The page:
Radiosurgery for Brain Metastases: Changing Practice Patterns and Disparities in the United States

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  • a From the Departments of Therapeutic Radiology and Neurosurgery, Yale University School of Medicine, New Haven, Connecticut.

Background: Management of brain metastases typically includes radiotherapy (RT) with conventional fractionation and/or stereotactic radiosurgery (SRS). However, optimal indications and practice patterns for SRS remain unclear. We sought to evaluate national practice patterns for patients with metastatic disease receiving brain RT. Methods: We queried the National Cancer Data Base (NCDB) for patients diagnosed with metastatic non–small cell lung cancer, breast cancer, colorectal cancer, or melanoma from 2004 to 2014 who received upfront brain RT. Patients were divided into SRS and non-SRS cohorts. Patient and facility-level SRS predictors were analyzed with chi-square tests and logistic regression, and uptake trends were approximated with linear regression. Survival by diagnosis year was analyzed with the Kaplan-Meier method. Results: Of 75,953 patients, 12,250 (16.1%) received SRS and 63,703 (83.9%) received non-SRS. From 2004 to 2014, the proportion of patients receiving SRS annually increased (from 9.8% to 25.6%; P<.001), and the proportion of facilities using SRS annually increased (from 31.2% to 50.4%; P<.001). On multivariable analysis, nonwhite race, nonprivate insurance, and residence in lower-income or less-educated regions predicted lower SRS use (P<.05 for each). During the study period, SRS use increased disproportionally among patients with private insurance or who resided in higher-income or higher-educated regions. From 2004 to 2013, 1-year actuarial survival improved from 24.1% to 49.6% for patients selected for SRS and from 21.0% to 26.3% for non-SRS patients (P<.001). Conclusions: This NCDB analysis demonstrates steadily increasing—although modest overall—brain SRS use for patients with metastatic disease in the United States and identifies several progressively widening sociodemographic disparities in the adoption of SRS. Further research is needed to determine the reasons for these worsening disparities and their clinical implications on intracranial control, neurocognitive toxicities, quality of life, and survival for patients with brain metastases.

More than 20% of patients with cancer will develop brain metastases.1 Primary malignancies most commonly associated with brain metastases are lung, breast, and gastrointestinal cancers and melanoma, constituting up to 80% of brain metastases.13 Management of brain metastases often consists of tumor-directed treatment with radiotherapy (RT). Traditionally, RT had been administered with conventionally fractionated whole-brain RT (WBRT), although over the past several decades, stereotactic radiosurgery (SRS), targeted at individual cranial lesions, has become accepted.46 Several randomized trials demonstrated equivalent survival with upfront SRS and WBRT for patients with 1 to 3 brain metastases.7,8 In the context of these trials, there was a modest national increase in SRS use observed in Medicare patients with metastatic non–small cell lung cancer (NSCLC) from 2000 to 2005.9 Since then, several randomized trials showed that SRS upfront without WBRT did not compromise survival and was associated with fewer adverse neurocognitive effects.1012 SRS use may also vary by primary disease site.13,14 Additionally, cost concerns and access to facilities with SRS programs may vary and introduce disparities for certain patient groups.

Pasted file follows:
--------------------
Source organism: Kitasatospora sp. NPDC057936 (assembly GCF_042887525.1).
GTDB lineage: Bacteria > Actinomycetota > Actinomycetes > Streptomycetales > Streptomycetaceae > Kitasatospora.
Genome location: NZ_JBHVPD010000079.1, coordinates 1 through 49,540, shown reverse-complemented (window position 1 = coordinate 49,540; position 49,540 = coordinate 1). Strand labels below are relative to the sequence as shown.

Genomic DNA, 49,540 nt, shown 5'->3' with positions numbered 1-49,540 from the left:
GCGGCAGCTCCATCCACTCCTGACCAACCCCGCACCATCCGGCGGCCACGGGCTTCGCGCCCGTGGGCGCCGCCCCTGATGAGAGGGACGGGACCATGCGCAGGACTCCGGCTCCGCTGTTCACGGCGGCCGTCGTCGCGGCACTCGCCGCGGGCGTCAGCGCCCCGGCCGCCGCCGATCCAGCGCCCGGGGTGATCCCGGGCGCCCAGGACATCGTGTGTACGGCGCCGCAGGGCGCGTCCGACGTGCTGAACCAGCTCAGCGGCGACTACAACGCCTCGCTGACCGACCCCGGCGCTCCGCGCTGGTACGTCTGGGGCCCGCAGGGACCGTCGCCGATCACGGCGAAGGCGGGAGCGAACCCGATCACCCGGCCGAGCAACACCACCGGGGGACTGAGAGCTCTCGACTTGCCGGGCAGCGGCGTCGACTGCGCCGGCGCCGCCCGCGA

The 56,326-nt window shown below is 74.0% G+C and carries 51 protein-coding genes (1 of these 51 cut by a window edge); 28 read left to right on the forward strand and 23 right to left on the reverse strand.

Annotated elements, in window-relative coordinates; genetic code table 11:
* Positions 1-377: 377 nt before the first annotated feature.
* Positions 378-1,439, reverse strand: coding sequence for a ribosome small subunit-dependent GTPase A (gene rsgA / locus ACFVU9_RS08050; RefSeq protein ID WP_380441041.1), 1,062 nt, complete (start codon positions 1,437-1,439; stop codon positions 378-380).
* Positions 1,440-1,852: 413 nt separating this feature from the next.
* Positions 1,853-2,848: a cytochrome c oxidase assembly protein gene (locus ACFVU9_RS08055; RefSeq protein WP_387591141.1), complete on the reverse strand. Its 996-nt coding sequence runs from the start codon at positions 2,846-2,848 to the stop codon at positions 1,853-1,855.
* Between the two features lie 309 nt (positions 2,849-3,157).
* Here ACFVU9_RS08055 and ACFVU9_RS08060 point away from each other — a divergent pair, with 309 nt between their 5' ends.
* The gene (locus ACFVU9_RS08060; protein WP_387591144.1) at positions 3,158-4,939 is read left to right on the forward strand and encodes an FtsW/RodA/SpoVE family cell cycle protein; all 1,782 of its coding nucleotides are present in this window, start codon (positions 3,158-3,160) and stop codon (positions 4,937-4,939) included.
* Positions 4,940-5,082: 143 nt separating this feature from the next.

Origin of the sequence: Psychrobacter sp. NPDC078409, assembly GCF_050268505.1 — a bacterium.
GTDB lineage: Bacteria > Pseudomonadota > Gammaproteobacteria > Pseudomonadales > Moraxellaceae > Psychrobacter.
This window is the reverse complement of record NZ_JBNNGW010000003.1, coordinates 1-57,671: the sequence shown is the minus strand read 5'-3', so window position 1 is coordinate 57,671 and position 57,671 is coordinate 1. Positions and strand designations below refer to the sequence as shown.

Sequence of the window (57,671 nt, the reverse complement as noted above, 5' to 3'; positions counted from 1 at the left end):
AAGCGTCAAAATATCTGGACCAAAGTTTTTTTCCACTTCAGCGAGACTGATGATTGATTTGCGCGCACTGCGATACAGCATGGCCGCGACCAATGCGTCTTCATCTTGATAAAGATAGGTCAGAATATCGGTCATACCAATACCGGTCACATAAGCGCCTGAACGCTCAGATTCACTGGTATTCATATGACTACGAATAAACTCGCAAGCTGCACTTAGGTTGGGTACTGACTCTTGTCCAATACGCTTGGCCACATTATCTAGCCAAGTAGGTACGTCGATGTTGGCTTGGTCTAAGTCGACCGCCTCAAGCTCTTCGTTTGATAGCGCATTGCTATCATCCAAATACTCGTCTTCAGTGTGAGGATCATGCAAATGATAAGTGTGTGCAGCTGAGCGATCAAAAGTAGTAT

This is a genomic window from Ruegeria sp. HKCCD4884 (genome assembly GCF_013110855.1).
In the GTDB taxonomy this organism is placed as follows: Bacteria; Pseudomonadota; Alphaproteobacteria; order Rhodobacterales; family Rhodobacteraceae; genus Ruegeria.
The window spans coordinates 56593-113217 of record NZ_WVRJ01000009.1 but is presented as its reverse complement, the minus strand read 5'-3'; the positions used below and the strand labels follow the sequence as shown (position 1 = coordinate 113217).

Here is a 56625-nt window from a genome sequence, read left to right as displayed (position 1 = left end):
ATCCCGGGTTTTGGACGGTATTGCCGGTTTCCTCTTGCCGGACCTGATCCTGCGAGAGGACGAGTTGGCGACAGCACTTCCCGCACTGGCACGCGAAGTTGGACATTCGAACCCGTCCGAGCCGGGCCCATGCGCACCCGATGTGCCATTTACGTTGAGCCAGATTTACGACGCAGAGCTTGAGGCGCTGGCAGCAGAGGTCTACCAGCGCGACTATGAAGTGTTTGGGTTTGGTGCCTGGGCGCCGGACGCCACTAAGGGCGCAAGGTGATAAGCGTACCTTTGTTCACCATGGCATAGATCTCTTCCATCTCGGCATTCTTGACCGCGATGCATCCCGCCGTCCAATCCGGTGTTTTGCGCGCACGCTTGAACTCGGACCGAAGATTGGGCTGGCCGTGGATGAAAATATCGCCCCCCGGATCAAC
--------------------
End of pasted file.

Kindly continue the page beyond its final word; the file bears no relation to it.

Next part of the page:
Utilization of SRS may vary widely on a national scale.15,16 Therefore, we sought to evaluate recent national SRS treatment patterns, institutional adoption, and disparities across 4 of the malignancies most associated with brain metastases in the United States.

Methods

Data Source and Study Population

We conducted a retrospective analysis of the National Cancer Data Base (NCDB), a joint project of the Commission on Cancer (CoC) of the American College of Surgeons and the American Cancer Society. It is a hospital-based database that contains deidentified information from approximately 70% of newly diagnosed cancers in the United States. The NCDB contains information that is unavailable in the SEER database, including treatment details pertaining to RT dose, technique, and target. Treatments coded in the NCDB capture a patient's first-course treatment for the corresponding diagnosis. The data used in this study are derived from deidentified NCDB participant user files. The American College of Surgeons and the CoC have not verified and are not responsible for the analytical or statistical methodology used, nor the conclusions drawn from these data by the investigators.